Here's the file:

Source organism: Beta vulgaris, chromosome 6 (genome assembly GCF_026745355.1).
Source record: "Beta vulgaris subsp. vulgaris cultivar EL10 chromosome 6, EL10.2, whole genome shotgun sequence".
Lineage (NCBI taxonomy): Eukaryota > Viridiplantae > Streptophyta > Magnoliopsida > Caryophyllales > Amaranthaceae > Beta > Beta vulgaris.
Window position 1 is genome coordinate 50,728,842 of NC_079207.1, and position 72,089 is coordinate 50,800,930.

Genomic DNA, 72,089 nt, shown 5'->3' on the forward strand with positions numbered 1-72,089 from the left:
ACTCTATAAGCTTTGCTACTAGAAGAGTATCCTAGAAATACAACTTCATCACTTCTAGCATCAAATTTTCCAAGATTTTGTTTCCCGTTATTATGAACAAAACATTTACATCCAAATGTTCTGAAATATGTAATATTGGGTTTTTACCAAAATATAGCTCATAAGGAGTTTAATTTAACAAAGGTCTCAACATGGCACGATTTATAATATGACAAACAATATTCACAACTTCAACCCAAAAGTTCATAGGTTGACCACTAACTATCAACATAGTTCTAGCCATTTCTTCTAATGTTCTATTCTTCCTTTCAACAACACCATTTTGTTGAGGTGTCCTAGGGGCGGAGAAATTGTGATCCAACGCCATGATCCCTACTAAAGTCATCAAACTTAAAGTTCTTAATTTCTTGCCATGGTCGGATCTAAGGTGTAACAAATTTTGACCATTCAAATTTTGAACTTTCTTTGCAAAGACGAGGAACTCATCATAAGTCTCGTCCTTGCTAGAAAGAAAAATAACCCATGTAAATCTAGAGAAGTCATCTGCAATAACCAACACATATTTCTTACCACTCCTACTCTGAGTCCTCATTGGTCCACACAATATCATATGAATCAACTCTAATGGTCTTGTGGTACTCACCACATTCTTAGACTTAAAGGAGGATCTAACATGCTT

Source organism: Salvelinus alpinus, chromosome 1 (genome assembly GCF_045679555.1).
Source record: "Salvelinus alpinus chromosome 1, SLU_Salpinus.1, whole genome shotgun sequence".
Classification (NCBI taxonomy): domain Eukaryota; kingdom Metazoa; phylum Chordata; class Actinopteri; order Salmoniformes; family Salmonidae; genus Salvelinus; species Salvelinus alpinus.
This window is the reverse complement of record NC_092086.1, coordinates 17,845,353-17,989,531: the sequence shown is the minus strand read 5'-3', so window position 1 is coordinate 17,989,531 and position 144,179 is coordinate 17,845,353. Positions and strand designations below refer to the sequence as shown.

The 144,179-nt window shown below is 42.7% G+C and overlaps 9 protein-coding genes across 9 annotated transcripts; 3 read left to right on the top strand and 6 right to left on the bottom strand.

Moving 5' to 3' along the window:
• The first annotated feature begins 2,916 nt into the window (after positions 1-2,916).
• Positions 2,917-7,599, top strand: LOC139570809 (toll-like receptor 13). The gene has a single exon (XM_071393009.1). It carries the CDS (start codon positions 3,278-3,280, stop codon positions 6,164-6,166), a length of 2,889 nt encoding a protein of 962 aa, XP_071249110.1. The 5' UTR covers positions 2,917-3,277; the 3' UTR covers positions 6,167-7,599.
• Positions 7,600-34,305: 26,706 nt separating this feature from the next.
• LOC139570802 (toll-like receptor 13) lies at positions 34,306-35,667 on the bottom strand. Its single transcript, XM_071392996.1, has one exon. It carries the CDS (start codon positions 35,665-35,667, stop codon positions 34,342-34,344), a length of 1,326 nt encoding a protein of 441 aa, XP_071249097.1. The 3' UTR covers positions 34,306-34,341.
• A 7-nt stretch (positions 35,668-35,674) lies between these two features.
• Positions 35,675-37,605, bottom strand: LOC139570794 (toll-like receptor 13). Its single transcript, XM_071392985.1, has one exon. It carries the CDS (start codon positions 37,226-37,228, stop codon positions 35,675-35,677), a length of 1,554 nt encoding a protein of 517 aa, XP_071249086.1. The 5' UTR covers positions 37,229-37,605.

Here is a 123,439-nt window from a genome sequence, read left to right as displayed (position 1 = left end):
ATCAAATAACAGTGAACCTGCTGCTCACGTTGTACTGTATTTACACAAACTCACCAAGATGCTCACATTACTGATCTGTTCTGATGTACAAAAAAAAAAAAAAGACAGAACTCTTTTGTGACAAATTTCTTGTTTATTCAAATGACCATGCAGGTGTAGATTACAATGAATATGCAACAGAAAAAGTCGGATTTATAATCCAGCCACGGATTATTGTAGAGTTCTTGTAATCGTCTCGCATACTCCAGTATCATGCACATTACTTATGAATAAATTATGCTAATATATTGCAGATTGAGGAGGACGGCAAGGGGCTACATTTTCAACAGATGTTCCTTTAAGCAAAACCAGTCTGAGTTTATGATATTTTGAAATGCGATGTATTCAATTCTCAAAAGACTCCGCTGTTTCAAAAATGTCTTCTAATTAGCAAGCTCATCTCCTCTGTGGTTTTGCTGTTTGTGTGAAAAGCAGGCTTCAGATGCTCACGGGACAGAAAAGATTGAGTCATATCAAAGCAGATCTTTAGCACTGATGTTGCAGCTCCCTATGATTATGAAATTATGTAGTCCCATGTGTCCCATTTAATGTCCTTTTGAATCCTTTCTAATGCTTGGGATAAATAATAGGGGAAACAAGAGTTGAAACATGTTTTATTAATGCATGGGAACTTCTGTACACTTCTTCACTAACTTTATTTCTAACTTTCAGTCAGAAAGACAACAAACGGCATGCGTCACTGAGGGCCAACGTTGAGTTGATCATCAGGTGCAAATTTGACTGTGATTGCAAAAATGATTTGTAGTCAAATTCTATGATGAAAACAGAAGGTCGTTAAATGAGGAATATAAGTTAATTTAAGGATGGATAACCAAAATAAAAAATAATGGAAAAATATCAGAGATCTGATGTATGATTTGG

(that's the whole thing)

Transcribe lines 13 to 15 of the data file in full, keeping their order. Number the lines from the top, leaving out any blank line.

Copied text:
• The first annotated feature begins 2,916 nt into the window (after positions 1-2,916).
• Positions 2,917-7,599, top strand: LOC139570809 (toll-like receptor 13). The gene has a single exon (XM_071393009.1). It carries the CDS (start codon positions 3,278-3,280, stop codon positions 6,164-6,166), a length of 2,889 nt encoding a protein of 962 aa, XP_071249110.1. The 5' UTR covers positions 2,917-3,277; the 3' UTR covers positions 6,167-7,599.
• Positions 7,600-34,305: 26,706 nt separating this feature from the next.